9th Conference European Sociological Association

RN17 Industrial Relations, Labour Market Institutions and Employment

2009-09-03 13:30:00 2009-09-03 15:00:00 Thursday, 3 September 13:30 - 15:00 Europeanization and Internationalization of Industrial Relations: Regulations and Processes Building AA, Auditório Silva Leal

The Internationalisation of Enterprises from a Legal Perspective

My contribution is intended to deal with the Internationalization of Enterprises from a legal perspective, which is a special focus on the 2nd sub-topic of RN17: "Industrial relations and multinational enterprises".

The German and the Austrian laws know special provisions on Industrial relations, which had been grown and developed by legislation as well as by numerous court decisions over decades. Recent decisions of Austrian and German Courts of Justice and experts' discussions show new legal questions arising in connection with the Internationalization of Enterprises. Here are some examples:

- Code of Business Conduct: International Group of Companies intend to introduce codes of business conducts, which include special employees' duties touching their private sphere and unfamiliar to German and Austrian law traditions. Additionally, the employees' participation as known in these countries is tried to be circumvented.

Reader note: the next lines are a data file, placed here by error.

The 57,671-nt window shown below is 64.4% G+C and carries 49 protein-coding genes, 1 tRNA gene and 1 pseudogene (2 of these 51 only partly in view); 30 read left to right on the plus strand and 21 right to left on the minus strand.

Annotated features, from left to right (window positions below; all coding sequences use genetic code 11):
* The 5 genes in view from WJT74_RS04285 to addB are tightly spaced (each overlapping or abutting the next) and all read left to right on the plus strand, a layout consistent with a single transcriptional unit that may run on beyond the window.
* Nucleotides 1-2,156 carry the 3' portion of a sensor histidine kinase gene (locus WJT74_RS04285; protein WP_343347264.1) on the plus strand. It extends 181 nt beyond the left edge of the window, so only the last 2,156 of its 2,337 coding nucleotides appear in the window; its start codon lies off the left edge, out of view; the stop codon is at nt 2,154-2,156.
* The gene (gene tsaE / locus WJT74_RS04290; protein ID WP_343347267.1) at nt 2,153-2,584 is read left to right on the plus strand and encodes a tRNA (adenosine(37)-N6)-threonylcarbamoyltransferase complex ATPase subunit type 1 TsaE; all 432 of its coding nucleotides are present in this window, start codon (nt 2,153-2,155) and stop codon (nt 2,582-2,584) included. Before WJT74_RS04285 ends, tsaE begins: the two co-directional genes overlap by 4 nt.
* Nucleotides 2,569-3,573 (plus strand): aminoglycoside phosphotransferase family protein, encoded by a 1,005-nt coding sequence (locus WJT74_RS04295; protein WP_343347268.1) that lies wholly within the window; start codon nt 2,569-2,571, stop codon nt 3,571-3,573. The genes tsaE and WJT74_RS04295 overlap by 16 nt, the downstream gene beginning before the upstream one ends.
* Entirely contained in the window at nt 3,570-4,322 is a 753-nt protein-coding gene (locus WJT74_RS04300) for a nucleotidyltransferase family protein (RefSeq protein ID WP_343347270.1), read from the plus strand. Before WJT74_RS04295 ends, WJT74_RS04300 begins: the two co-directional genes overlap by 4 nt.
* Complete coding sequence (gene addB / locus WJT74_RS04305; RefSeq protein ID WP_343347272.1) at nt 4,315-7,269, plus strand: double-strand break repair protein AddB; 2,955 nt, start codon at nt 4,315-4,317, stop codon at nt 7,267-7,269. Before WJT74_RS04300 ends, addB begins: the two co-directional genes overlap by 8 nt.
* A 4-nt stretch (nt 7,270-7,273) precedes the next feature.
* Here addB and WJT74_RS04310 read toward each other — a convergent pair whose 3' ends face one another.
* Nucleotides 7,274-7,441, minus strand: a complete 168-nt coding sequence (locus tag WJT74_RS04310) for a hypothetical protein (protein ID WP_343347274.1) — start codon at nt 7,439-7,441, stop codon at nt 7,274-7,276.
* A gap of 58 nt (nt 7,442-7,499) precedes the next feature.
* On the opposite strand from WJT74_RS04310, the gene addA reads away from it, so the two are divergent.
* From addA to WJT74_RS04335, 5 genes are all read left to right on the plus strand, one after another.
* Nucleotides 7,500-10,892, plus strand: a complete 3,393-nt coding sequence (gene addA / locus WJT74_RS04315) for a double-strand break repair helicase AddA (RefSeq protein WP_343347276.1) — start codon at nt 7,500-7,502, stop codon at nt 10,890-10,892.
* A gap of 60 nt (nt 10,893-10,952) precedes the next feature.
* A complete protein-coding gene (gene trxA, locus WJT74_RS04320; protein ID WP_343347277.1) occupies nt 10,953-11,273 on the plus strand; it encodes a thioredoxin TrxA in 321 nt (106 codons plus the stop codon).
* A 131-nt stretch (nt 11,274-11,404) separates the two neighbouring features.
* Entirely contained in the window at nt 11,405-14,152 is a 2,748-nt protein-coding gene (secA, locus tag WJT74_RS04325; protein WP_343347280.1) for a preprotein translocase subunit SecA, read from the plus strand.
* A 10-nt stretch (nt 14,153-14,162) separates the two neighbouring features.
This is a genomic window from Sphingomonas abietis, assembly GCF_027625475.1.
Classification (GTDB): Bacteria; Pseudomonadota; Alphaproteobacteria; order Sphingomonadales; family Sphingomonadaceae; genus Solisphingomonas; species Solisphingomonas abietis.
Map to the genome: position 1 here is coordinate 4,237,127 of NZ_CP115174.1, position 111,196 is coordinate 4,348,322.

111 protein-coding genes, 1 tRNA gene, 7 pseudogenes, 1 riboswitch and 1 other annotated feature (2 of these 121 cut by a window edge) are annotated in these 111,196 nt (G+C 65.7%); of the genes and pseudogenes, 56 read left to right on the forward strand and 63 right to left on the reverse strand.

- Employees' participation within international groups of companies: The works council system as known in Germany and Austria is not applicable (to a full extent) to branches of international companies. Provisions by the European Union may give some support, but do not help for a lack of information about the structure of the enterprise, which is typical only for international cases.

These topics mainly concern employees' participation and the role of works councils. The structure of these legal questions and the way they are - more or less - solved show us that the internationalization of enterprises causes management decisions and procedures that do not harmonise with our legal provisions. Such measures seem to be not only the result of "bad practise", but sometimes they simply do not match with the German/Austrian traditions.

The final conclusion seems to be that the internationalization creates a need for international provisions, because the differences in national laws and traditions make them less effective dealing with international cases.